By Mary Claire Molloy – Special to The Bloomingtonian
A previous version of this story has been updated.
INDIANAPOLIS — He knelt in the back alley, one hand steadying, the other scrubbing. As he worked, the bristles of the plastic brush turned red.
Blood washed down Vermont Street, mingling with a puddle by the yellow curb. The stain left in the alley was the most stubborn.
It was the stain of two nights of rioting and police confrontation that overshadowed daytime peaceful protests. It was the stain of one of two killings Saturday night in Indianapolis, both by bullets. There were flames in Minneapolis, Atlanta, Washington D.C., Los Angeles, New York City. People died in St. Louis, Chicago and here on this patch of concrete downtown.
Ben Jafari didn’t know whose blood he was scrubbing, or whether the person was black or white. He knew George Floyd had died at the hands of police officers in Minneapolis, the economy had left millions of people out of work, 100,000 people were dead from COVID-19, and the country was a tinderbox.
Jafari, who lived a few blocks away, didn’t know who was supposed to clean up the mess. On a Sunday morning in a week where it felt like the world was erupting and it was hard to say or do anything to make it better, he figured he could do this much.
“Somebody had to,” he said.
Only later would Jafari learn that the blood had come from Chris Beaty, someone he knew. It didn’t matter to him then who it was, he would have done it for anyone.
Jafari, 36, was a real estate developer and the managing partner of the nearby Colonial Apartments. He did not consider himself a political person, but he had marched in the peaceful protest downtown Saturday afternoon. He’d never cleaned up after a death before.
“So, he got shot over there,” Jafari said, pointing to Talbot and Vermont Streets. He traced the blood, which spread across the alley for at least 40 feet, and gave his best hypothesis.
“Then he ran here, wounded, and must’ve circled back,” he said, eyes following the red splotches as they increased in size.The metallic smell was overpowering, and the flies were buzzing.
“He must’ve died here,” Jafari said, pointing to the biggest stain at his feet.
“I really don’t know what to say.”
The Circle City was waking up. The morning sunshine tinted the destruction golden. The shards of shattered windows winked in the light.
People, mostly white, were out on Massachusetts Avenue getting their Starbucks fixes and ordering Sunday brunch. A woman, pointing at her menu, said, “Oh, maybe hash browns? Let’s do that!”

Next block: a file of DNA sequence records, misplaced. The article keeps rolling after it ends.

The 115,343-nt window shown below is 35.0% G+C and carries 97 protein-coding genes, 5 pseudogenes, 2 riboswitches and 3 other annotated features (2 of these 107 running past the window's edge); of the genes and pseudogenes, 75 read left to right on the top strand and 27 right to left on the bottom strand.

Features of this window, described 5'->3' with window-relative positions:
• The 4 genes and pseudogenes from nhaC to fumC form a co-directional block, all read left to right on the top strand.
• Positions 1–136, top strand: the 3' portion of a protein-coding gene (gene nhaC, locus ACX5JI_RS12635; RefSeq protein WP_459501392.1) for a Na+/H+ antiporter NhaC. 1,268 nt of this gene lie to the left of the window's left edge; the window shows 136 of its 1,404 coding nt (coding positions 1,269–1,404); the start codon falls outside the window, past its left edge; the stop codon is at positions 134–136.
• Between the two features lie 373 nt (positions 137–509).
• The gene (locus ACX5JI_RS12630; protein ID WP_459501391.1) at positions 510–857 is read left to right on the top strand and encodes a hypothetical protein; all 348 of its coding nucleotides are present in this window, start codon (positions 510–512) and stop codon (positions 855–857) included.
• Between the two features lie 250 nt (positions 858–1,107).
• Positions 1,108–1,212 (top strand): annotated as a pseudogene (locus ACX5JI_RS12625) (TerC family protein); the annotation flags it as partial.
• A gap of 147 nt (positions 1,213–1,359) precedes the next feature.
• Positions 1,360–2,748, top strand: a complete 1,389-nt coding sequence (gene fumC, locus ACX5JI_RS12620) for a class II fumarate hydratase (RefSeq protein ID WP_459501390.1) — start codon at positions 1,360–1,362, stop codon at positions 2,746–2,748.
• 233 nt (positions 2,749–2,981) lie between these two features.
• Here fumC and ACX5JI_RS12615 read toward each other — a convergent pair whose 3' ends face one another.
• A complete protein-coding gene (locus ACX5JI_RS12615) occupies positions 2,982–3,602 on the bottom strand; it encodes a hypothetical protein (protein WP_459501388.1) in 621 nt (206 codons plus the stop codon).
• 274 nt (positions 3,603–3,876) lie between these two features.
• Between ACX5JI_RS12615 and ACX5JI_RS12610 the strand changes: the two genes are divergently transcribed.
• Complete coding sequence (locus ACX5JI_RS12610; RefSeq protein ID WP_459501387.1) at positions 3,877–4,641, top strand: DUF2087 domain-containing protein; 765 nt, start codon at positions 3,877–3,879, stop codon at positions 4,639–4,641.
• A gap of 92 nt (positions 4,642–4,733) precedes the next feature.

Graffitied buildings declared, “I can’t breathe.”
Further down on Massachusetts, a couple held hands with their little boy and little girl, the daughter’s pink dress a splash of color against the plywood that covered the windows of a looted Walgreens.
In the alley, a discarded protest sign demanded justice for George, Breonna, Ahmaud, Philando, Sandra.
Jafari was still scrubbing.
“I wipe it down, ” he said, pouring more ammonia. “But it never goes away.”
Death was not familiar to Jafari. He’d only ever been to a single funeral. He typed “How to clean up blood” into Google. The internet suggested bleach. The grocery store down the street didn’t have any. The coronavirus pandemic had depleted the shelves.
The next best and available option was ammonia. Jafari made his way back to the crime scene with two bottles and the plastic brush, along with a broom.
“I felt like it was my duty to clean it,” he said. “Out of respect for the victim, out of respect for the city and the people.”
He didn’t think twice about it, he said. The realization would hit him later — he was cleaning up what had spilled from somebody’s son, who nine hours earlier, had been alive, right here. It’s one thing to see the violence on TV, another to hear it in your own neighborhood, and something else altogether to kneel in someone else’s blood.
“George Floyd can’t happen again,” he said. “We’re all just trying to put things back together.”
When he gathered his things to go home, the stain was lighter, but still there. He looked down and saw that he’d carried the dead man’s blood home with him, on his shoes.
That Sunday night, he got a text from the property manager at Colonial Apartments. A tenant was missing.
Jafari, lying in bed, read the unit number and knew, right away, who it was.
Chris Beaty, 38, was an IU football player and one of the program’s most supportive alums. In Indianapolis, he became a well-known business leader and entrepreneur. He and Jafari had attended IU at the same time. Jafari had been to plenty of football games, so he probably saw Beaty play, but they never crossed paths until later. They met at an Indianapolis nightclub and learned how many friends they shared. Beaty had a huge smile and a million friends, and Jafari became one of them.
Whenever they saw each other, they’d greet with a shake up, asking about each other’s lives, family, work.
“Hey, what’s good, Brother?”
Jafari teared up. The stain he’d been cleaning was not the blood of a stranger, and he could not leave a drop of it in the street.
He set out Monday at 7 a.m.
He returned to the grocery store and bought a heavy duty brush with thicker bristles. He picked up a bouquet of daisies. He knelt again beside the stubborn stain.
He started to scrub.
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